30      As regards, lastly, Mr Kainz’s argument that the interpretation of special jurisdiction in matters relating to tort, delict or quasi‑delict must take into account not only the interests of the proper administration of justice but also those of the person sustaining the damage, thereby enabling him to bring his action before a court of the Member State in which he is domiciled, that argument cannot be upheld.

31      Not only has the Court already held that Article 5(3) of Regulation No 44/2001 is specifically not designed to offer the weaker party stronger protection (see, to that effect, Case C‑133/11 Folien Fischer and Fofitec [2012] ECR I‑0000, paragraph 46), but it should also be noted that the interpretation proposed by Mr Kainz that the place of the event giving rise to the damage is the place where the product in question was transferred to the end consumer or to the reseller likewise does not guarantee that that consumer will, in all circumstances, be able to bring an action before the courts in the place where he is domiciled since that place may be elsewhere or even in another country.

32      In any event, the fact that it may not be possible to establish, pursuant to the objective criteria for the interpretation of Article 5(3) of Regulation No 44/2001, the jurisdiction of the courts of the Member State in which the applicant is domiciled is consistent with the general rule, referred to in paragraph 21 above, that jurisdiction is vested in the courts for the defendant’s place of domicile.

33      In the light of the foregoing, the answer to the questions referred is that Article 5(3) of Regulation No 44/2001 must be interpreted as meaning that, in the case where a manufacturer faces a claim of liability for a defective product, the place of the event giving rise to the damage is the place where the product in question was manufactured.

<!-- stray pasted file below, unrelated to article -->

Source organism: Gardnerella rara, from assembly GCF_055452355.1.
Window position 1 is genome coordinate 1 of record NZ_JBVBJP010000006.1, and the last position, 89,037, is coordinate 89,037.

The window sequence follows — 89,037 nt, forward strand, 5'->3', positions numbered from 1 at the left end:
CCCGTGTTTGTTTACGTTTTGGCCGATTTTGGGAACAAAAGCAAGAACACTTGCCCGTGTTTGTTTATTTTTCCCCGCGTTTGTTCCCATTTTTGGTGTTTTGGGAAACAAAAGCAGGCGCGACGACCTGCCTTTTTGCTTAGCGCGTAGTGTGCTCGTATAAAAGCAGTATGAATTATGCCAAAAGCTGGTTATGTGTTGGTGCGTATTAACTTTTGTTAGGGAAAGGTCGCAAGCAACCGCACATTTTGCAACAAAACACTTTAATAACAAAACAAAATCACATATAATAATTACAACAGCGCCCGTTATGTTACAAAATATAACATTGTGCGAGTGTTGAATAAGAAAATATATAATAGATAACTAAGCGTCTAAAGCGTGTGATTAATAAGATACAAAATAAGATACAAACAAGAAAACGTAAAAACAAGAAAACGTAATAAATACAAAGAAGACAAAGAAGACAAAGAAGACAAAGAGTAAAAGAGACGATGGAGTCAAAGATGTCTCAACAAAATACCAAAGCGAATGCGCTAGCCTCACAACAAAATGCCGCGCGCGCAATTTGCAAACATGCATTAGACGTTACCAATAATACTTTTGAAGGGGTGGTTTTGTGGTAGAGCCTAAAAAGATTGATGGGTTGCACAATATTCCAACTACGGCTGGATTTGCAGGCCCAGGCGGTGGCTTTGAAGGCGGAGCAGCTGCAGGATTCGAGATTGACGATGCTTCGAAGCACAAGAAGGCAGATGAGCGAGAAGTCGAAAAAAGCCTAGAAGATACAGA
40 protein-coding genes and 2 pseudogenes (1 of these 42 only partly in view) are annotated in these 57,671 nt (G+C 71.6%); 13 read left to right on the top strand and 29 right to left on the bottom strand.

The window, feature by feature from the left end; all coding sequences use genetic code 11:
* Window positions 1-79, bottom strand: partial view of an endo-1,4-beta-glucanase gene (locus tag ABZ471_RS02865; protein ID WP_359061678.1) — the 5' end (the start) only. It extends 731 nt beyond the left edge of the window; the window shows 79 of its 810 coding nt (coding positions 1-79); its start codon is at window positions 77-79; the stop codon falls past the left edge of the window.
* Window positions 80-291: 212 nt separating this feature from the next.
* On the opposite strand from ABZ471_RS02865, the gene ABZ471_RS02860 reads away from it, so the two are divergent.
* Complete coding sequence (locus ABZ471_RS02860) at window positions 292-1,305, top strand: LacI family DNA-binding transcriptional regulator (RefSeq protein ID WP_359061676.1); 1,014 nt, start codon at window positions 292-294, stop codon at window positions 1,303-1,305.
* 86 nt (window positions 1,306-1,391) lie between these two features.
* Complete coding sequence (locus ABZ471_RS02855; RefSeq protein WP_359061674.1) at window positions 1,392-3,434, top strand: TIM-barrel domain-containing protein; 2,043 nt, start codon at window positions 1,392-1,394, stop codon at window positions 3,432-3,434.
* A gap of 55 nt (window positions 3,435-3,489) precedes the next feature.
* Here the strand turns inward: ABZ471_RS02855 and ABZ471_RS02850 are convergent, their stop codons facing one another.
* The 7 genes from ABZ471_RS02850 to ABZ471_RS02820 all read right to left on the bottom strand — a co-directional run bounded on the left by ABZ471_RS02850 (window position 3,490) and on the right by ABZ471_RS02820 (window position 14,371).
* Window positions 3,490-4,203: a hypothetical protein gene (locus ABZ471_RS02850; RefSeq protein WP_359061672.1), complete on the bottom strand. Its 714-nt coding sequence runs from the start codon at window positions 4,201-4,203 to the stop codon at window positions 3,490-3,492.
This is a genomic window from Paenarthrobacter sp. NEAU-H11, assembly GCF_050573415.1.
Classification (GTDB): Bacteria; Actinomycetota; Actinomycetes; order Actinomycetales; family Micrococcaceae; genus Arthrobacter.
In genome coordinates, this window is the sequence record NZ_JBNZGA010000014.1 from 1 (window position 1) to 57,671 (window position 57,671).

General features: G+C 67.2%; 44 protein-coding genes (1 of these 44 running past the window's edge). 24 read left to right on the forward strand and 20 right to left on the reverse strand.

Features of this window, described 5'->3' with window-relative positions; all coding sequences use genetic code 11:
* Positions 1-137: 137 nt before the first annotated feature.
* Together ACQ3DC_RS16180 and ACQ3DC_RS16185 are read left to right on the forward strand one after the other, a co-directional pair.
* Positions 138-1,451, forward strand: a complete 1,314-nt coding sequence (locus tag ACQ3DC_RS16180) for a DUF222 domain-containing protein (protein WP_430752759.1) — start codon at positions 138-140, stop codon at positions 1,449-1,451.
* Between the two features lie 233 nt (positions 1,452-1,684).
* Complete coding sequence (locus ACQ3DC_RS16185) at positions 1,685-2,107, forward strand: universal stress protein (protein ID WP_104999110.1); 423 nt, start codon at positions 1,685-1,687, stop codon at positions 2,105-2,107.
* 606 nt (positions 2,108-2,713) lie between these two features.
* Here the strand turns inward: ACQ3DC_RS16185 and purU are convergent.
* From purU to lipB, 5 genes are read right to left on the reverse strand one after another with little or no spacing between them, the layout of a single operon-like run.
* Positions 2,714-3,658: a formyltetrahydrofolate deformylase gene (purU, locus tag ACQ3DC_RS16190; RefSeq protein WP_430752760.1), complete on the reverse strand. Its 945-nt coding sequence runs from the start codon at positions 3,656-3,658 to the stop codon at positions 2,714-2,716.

Costs

34      Since these proceedings are, for the parties to the main proceedings, a step in the action pending before the national court, the decision on costs is a matter for that court. Costs incurred in submitting observations to the Court, other than the costs of those parties, are not recoverable.

On those grounds, the Court (Fourth Chamber) hereby rules:

Article 5(3) of Council Regulation (EC) No 44/2001 of 22 December 2000 on jurisdiction and the recognition and enforcement of judgments in civil and commercial matters must be interpreted as meaning that, in the case where a manufacturer faces a claim of liability for a defective product, the place of the event giving rise to the damage is the place where the product in question was manufactured.

[Signatures]


Language of the case: German.

 

EU Law Radar Links to Cases Cited

EU Law Radar Links to Other References citing Kainz